Chart: Net MRR Retention

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Net MRR Retention (NRR) charts the change in monthly recurring revenue (MRR) retained from subscribers, after gains from expansion and losses from contraction and churn.

Net MRR Retention chart

TL;DR

Net MRR Retention (NRR) charts the change of MRR retained in a given report interval considering revenue gained from expansion and losses due to contraction and churn within the interval. It gives you insight into how integral your product/service is to your customers. For SaaS businesses, NRR ideally exceeds 100%.

What insights can I gain from NRR?

Net MRR Retention shows how well you retain revenue from existing subscribers as they grow their relationship with your business. It’s an indicator of your product/service’s value and how well your pricing strategy is aligned with customers’ success. Put simply, when your customers see value in your product/service, they keep paying for it.

High NRR tells potential investors you have loyal customers and you’re able to grow revenue cost-efficiently. Successful companies have an NRR exceeding 100%. Use Benchmarks to compare your NRR to industry peers.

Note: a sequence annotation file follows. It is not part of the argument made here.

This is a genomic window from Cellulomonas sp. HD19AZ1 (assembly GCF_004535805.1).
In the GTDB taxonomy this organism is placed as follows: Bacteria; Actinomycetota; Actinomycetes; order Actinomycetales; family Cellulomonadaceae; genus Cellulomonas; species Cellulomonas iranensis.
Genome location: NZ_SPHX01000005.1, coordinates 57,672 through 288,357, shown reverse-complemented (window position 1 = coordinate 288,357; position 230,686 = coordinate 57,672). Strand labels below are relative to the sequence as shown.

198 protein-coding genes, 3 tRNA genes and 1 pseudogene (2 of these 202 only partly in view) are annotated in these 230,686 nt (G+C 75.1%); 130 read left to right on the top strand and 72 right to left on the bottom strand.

Chart Notes

  • Excludes New Business and Reactivation.
  • The value of Starting MRR is from subscribers with an Active or Past due subscription at the start of the report interval.
  • Non-recurring payments do not contribute to this chart.
  • When filtering by Plan > is one of, ChartMogul calculates the percentage of revenue retained when a subscriber switches plans. When the plan switch results in expansion, ChartMogul reports it as 100% of revenue retained. When the plan switch results in contraction, ChartMogul calculates the percentage of revenue retained from the subscription.

Calculation

ChartMogul calculates NRR as total MRR from existing subscribers at the start of the report interval plus expansion and offset by contraction and churn during the interval divided by total MRR from subscribers at the start of the interval:

(Starting MRR + Expansion MRR − Contraction MRR − Churn MRR) ÷ Starting MRR

Example

At the start of the month, you have $100 in MRR. During the month, one customer upgrades their subscription resulting in a $10 increase in MRR and you lose $10 to churn and $10 to contraction. Your net MRR retention rate is 90%: ($100 + $10 − $10 − $10) ÷ $100.

Chart Data

The Chart Data table for Net MRR Retention works differently than other charts. It provides the following breakdown:

  • Starting MRR — The value of MRR at the beginning of the report interval.
  • Expansion MRR — The net gain in MRR from existing customers in the report interval.
  • Contraction MRR — The net loss in MRR from existing customers in the report interval.
  • Churn MRR — The net loss of MRR from existing customers who canceled their last (or only) subscription in the report interval.
  • Net MRR Retention — The percentage value of net MRR retained in the report interval.

Next Steps

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